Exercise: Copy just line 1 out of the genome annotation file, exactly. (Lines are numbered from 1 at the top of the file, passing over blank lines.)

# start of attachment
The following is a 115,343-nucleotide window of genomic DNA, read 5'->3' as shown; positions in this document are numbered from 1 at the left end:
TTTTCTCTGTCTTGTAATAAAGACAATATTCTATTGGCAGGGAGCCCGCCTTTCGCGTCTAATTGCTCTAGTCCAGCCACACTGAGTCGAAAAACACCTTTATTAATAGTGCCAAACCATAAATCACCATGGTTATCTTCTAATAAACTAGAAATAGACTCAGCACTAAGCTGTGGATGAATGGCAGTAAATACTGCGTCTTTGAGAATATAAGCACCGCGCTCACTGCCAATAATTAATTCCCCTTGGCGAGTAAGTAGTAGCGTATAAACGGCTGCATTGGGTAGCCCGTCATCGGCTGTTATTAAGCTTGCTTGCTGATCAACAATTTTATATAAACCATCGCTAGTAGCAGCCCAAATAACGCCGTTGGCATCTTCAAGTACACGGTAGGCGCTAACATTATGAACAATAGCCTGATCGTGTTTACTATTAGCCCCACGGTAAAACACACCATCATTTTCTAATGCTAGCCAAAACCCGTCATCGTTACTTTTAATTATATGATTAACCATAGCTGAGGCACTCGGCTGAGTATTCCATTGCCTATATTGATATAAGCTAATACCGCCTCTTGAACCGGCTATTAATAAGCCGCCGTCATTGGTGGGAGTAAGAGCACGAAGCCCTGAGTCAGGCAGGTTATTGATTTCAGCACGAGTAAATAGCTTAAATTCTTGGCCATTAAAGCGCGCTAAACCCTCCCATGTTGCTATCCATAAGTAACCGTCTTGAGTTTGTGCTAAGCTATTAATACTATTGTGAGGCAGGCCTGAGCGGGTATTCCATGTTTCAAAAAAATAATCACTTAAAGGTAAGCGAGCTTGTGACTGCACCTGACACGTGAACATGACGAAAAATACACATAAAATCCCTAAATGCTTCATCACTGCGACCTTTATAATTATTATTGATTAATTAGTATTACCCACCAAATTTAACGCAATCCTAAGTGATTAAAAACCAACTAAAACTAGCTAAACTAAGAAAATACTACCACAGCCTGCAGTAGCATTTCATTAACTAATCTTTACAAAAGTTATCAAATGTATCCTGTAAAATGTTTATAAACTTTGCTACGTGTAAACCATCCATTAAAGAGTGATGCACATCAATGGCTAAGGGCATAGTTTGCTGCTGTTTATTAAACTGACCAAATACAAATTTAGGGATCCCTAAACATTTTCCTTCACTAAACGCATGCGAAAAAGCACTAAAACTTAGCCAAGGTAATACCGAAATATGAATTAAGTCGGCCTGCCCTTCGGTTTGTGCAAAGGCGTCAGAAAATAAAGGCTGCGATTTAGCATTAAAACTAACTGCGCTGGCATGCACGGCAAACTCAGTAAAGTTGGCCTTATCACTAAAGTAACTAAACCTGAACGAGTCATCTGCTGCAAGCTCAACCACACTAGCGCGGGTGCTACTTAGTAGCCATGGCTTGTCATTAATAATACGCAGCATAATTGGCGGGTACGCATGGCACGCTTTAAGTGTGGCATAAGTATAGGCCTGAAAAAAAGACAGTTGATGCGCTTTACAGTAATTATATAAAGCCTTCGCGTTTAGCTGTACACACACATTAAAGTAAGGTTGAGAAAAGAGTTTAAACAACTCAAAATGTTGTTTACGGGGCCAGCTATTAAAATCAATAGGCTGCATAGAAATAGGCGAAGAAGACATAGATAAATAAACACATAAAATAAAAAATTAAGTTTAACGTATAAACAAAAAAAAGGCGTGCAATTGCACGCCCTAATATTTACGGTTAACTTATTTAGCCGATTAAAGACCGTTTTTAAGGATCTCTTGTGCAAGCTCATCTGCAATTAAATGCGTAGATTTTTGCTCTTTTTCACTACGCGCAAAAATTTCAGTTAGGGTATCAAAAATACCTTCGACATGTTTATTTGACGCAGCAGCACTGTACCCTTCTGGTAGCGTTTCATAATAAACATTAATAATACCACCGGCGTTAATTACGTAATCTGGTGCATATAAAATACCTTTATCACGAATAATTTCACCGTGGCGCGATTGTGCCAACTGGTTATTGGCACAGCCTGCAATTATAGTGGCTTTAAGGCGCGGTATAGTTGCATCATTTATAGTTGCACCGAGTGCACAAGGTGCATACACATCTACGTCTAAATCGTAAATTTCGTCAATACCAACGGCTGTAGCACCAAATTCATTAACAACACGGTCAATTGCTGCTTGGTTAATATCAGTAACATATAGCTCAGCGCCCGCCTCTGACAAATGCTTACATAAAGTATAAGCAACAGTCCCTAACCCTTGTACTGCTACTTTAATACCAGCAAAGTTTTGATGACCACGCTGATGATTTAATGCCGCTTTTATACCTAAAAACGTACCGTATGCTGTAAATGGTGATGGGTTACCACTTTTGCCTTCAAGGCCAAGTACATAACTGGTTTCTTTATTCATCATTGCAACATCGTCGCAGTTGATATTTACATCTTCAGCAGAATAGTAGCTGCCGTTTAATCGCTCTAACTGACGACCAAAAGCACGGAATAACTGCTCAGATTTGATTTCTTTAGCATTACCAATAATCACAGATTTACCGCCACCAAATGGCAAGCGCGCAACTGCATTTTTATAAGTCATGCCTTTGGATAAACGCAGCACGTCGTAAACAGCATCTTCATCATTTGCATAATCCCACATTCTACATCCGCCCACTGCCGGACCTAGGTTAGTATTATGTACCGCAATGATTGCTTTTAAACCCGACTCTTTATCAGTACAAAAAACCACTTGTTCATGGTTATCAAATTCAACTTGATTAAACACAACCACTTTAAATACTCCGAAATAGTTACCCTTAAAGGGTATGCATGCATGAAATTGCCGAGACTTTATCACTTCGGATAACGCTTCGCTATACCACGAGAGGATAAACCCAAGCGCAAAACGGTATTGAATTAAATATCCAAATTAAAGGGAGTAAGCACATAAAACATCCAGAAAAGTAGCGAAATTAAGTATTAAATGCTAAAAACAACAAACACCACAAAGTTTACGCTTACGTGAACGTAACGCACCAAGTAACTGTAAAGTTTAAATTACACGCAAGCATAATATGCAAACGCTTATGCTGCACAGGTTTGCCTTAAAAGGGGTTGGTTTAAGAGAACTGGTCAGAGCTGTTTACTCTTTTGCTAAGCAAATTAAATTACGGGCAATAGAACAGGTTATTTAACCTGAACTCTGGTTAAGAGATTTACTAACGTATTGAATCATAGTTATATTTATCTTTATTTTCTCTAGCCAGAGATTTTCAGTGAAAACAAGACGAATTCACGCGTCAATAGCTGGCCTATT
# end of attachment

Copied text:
The following is a 115,343-nucleotide window of genomic DNA, read 5'->3' as shown; positions in this document are numbered from 1 at the left end: